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Getting the Sox back on track

The Red Sox entered play last night with a “tragic number” of one:?That is, one more loss was enough to officially end their playoff hopes.

The Red Sox entered play last night with a “tragic number” of one:?That is, one more loss was enough to officially end their playoff hopes.

So that’s it for 2010. If this was a “bridge” year, it was about the most painful crossing since Burnside at Antietam.

But 2011 is a new year. And so is 2012, 2013 and all the rest. Here’s some of what the Sox’s decision-makers need to do to make them successful.

1. Cut ties with Papelbon

Boston missed a golden opportunity to get value for its closer over the offseason. But that doesn’t change the fact it’s time to move on from a guy with a 4.02 ERA, an escalating walk rate and a declining strikeout rate. It’s Daniel Bard’s turn to pitch the high-leverage innings.

2. No lottery

Big-money free-agent pitching is a crapshoot — just ask John Lackey. So it’s a good thing the Red Sox don’t need any. Stand pat on the rotation and address other needs — third base, bullpen depth — with the available cash.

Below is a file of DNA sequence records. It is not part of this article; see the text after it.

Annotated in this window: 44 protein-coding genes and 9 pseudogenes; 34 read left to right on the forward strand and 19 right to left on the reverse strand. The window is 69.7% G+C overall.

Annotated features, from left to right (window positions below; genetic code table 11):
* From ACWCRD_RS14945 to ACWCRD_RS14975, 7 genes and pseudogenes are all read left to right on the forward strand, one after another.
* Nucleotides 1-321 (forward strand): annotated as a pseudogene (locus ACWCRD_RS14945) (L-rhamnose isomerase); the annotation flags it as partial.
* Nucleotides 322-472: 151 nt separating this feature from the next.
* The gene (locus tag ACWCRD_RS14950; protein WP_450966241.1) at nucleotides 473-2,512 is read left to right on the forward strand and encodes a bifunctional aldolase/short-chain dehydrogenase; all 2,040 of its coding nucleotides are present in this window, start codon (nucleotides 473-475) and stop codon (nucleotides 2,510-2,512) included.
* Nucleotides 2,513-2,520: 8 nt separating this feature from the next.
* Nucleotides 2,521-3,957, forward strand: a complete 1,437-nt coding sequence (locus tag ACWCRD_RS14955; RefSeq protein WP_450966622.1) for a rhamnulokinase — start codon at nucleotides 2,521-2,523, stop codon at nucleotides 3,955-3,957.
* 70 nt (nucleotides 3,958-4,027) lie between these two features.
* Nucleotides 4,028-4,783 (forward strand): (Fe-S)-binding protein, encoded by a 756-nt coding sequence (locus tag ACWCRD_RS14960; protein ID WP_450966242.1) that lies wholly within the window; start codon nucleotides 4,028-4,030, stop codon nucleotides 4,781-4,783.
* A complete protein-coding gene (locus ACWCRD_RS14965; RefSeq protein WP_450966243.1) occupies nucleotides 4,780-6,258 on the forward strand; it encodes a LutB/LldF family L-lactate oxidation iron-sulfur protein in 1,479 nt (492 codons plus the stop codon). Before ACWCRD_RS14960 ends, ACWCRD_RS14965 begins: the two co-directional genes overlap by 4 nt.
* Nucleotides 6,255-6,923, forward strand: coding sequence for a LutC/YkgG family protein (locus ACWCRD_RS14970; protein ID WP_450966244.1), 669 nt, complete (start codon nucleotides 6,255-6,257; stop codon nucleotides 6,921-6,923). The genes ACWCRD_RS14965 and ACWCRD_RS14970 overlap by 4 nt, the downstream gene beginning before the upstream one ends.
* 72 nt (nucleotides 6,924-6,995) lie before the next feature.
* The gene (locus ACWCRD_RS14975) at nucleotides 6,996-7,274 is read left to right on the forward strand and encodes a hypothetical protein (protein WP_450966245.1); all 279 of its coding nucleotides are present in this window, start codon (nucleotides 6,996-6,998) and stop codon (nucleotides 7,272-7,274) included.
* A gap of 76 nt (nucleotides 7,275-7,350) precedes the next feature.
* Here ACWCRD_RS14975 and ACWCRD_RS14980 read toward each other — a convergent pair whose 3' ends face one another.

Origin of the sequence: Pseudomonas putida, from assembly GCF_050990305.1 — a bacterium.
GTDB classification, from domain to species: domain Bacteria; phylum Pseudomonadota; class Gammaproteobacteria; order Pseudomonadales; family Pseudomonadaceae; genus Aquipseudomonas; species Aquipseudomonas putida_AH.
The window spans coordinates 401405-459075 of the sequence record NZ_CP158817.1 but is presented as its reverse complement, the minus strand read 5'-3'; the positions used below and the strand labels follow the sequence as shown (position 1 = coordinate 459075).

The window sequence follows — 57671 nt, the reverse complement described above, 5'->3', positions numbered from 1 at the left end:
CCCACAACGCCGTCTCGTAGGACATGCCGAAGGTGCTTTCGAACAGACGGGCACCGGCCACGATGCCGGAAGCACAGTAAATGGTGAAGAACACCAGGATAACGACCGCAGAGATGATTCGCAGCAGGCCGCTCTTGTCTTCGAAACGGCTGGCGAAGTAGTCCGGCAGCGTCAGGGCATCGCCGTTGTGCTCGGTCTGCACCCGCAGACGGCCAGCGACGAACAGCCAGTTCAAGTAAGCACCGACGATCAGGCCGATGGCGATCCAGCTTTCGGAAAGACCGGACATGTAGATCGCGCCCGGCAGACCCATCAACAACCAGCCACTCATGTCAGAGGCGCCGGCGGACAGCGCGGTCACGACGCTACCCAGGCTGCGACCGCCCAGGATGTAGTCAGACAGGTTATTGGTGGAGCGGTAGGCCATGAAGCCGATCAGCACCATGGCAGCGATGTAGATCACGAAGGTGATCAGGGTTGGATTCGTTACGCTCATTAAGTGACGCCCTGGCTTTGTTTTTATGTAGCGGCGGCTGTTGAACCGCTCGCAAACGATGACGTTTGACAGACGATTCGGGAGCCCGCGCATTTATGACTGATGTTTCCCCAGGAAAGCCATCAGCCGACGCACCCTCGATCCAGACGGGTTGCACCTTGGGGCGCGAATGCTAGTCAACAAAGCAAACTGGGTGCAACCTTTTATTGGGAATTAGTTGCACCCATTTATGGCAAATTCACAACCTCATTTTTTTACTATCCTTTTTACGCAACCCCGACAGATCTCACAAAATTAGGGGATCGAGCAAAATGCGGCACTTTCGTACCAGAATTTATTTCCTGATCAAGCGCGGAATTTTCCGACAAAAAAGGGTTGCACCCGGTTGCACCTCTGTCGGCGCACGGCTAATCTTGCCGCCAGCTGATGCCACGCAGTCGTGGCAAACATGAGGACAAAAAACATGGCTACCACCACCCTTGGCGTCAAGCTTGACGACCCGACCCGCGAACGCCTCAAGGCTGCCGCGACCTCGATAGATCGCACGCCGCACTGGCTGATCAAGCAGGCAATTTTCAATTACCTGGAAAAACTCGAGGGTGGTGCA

3. Don’t overpay

At third, the obvious answer is to lock Adrian Beltre into a long-term deal. Great ... but watch the cash. The Sox have been burned by big-money sentimental re-signings before.

4. Be patient with the prospects

It’s no secret the Boston system is flush with potential studs who aren’t that far from major league-ready. It must be tempting to rush them to the big club for Opening Day.

Bad idea.

Consider next year’s landscape: The Yankees are the Yankees, but Tampa Bay will likely be decimated by free agency. The Sox, by default, are already playoff contenders.

 
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